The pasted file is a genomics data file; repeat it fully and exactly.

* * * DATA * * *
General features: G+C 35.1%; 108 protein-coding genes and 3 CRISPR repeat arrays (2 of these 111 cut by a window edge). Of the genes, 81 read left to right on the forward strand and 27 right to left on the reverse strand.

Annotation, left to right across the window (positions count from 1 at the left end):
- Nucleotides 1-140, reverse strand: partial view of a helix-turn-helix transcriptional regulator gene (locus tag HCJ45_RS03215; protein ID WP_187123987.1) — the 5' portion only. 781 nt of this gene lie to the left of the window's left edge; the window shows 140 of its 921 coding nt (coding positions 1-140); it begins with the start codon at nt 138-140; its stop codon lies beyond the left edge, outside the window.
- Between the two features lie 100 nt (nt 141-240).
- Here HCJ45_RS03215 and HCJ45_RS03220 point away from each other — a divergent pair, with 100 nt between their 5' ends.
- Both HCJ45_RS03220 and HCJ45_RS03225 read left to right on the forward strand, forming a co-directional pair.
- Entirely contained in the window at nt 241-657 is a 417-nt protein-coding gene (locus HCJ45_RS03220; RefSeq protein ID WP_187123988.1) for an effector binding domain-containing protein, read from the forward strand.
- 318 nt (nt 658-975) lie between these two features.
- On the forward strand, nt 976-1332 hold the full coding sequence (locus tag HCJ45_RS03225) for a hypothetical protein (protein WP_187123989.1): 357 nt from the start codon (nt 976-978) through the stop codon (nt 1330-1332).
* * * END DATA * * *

General features: G+C 35.1%; 108 protein-coding genes and 3 CRISPR repeat arrays (2 of these 111 cut by a window edge). Of the genes, 81 read left to right on the forward strand and 27 right to left on the reverse strand.

Annotation, left to right across the window (positions count from 1 at the left end):
- Nucleotides 1-140, reverse strand: partial view of a helix-turn-helix transcriptional regulator gene (locus tag HCJ45_RS03215; protein ID WP_187123987.1) — the 5' portion only. 781 nt of this gene lie to the left of the window's left edge; the window shows 140 of its 921 coding nt (coding positions 1-140); it begins with the start codon at nt 138-140; its stop codon lies beyond the left edge, outside the window.
- Between the two features lie 100 nt (nt 141-240).
- Here HCJ45_RS03215 and HCJ45_RS03220 point away from each other — a divergent pair, with 100 nt between their 5' ends.
- Both HCJ45_RS03220 and HCJ45_RS03225 read left to right on the forward strand, forming a co-directional pair.
- Entirely contained in the window at nt 241-657 is a 417-nt protein-coding gene (locus HCJ45_RS03220; RefSeq protein ID WP_187123988.1) for an effector binding domain-containing protein, read from the forward strand.
- 318 nt (nt 658-975) lie between these two features.
- On the forward strand, nt 976-1332 hold the full coding sequence (locus tag HCJ45_RS03225) for a hypothetical protein (protein WP_187123989.1): 357 nt from the start codon (nt 976-978) through the stop codon (nt 1330-1332).